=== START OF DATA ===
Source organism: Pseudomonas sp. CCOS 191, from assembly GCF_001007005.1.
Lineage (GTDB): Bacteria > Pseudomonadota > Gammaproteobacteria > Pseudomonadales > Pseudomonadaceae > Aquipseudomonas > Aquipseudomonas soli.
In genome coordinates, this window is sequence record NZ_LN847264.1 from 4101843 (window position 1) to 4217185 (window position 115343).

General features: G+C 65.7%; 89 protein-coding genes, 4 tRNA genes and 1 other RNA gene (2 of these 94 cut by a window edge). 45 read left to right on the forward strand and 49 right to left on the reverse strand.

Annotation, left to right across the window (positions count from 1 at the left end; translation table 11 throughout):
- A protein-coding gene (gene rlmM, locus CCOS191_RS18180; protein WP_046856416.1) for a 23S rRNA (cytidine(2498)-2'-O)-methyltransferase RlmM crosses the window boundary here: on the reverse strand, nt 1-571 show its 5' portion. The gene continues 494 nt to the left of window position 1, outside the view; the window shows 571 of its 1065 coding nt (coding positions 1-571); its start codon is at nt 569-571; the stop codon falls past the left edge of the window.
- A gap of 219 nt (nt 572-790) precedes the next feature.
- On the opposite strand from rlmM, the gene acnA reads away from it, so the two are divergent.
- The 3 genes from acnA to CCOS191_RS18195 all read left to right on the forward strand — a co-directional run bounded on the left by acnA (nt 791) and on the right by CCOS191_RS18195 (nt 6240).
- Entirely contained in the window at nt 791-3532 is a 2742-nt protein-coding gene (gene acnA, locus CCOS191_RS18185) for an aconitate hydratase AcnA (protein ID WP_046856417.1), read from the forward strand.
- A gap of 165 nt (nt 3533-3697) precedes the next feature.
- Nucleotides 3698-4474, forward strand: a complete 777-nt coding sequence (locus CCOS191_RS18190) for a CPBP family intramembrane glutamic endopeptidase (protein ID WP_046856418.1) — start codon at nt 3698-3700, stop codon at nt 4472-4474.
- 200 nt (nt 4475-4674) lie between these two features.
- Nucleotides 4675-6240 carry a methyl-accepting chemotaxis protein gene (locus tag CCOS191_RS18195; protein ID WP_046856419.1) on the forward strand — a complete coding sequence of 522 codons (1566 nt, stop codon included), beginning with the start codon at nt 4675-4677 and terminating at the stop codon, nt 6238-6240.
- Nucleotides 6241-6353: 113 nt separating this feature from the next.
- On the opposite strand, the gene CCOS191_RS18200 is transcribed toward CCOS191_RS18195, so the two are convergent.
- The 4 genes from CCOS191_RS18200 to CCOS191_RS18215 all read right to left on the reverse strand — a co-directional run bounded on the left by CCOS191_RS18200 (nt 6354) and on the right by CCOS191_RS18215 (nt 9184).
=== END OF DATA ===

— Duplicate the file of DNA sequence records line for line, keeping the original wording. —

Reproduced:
Source organism: Pseudomonas sp. CCOS 191, from assembly GCF_001007005.1.
Lineage (GTDB): Bacteria > Pseudomonadota > Gammaproteobacteria > Pseudomonadales > Pseudomonadaceae > Aquipseudomonas > Aquipseudomonas soli.
In genome coordinates, this window is sequence record NZ_LN847264.1 from 4101843 (window position 1) to 4217185 (window position 115343).

General features: G+C 65.7%; 89 protein-coding genes, 4 tRNA genes and 1 other RNA gene (2 of these 94 cut by a window edge). 45 read left to right on the forward strand and 49 right to left on the reverse strand.

Annotation, left to right across the window (positions count from 1 at the left end; translation table 11 throughout):
- A protein-coding gene (gene rlmM, locus CCOS191_RS18180; protein WP_046856416.1) for a 23S rRNA (cytidine(2498)-2'-O)-methyltransferase RlmM crosses the window boundary here: on the reverse strand, nt 1-571 show its 5' portion. The gene continues 494 nt to the left of window position 1, outside the view; the window shows 571 of its 1065 coding nt (coding positions 1-571); its start codon is at nt 569-571; the stop codon falls past the left edge of the window.
- A gap of 219 nt (nt 572-790) precedes the next feature.
- On the opposite strand from rlmM, the gene acnA reads away from it, so the two are divergent.
- The 3 genes from acnA to CCOS191_RS18195 all read left to right on the forward strand — a co-directional run bounded on the left by acnA (nt 791) and on the right by CCOS191_RS18195 (nt 6240).
- Entirely contained in the window at nt 791-3532 is a 2742-nt protein-coding gene (gene acnA, locus CCOS191_RS18185) for an aconitate hydratase AcnA (protein ID WP_046856417.1), read from the forward strand.
- A gap of 165 nt (nt 3533-3697) precedes the next feature.
- Nucleotides 3698-4474, forward strand: a complete 777-nt coding sequence (locus CCOS191_RS18190) for a CPBP family intramembrane glutamic endopeptidase (protein ID WP_046856418.1) — start codon at nt 3698-3700, stop codon at nt 4472-4474.
- 200 nt (nt 4475-4674) lie between these two features.
- Nucleotides 4675-6240 carry a methyl-accepting chemotaxis protein gene (locus tag CCOS191_RS18195; protein ID WP_046856419.1) on the forward strand — a complete coding sequence of 522 codons (1566 nt, stop codon included), beginning with the start codon at nt 4675-4677 and terminating at the stop codon, nt 6238-6240.
- Nucleotides 6241-6353: 113 nt separating this feature from the next.
- On the opposite strand, the gene CCOS191_RS18200 is transcribed toward CCOS191_RS18195, so the two are convergent.
- The 4 genes from CCOS191_RS18200 to CCOS191_RS18215 all read right to left on the reverse strand — a co-directional run bounded on the left by CCOS191_RS18200 (nt 6354) and on the right by CCOS191_RS18215 (nt 9184).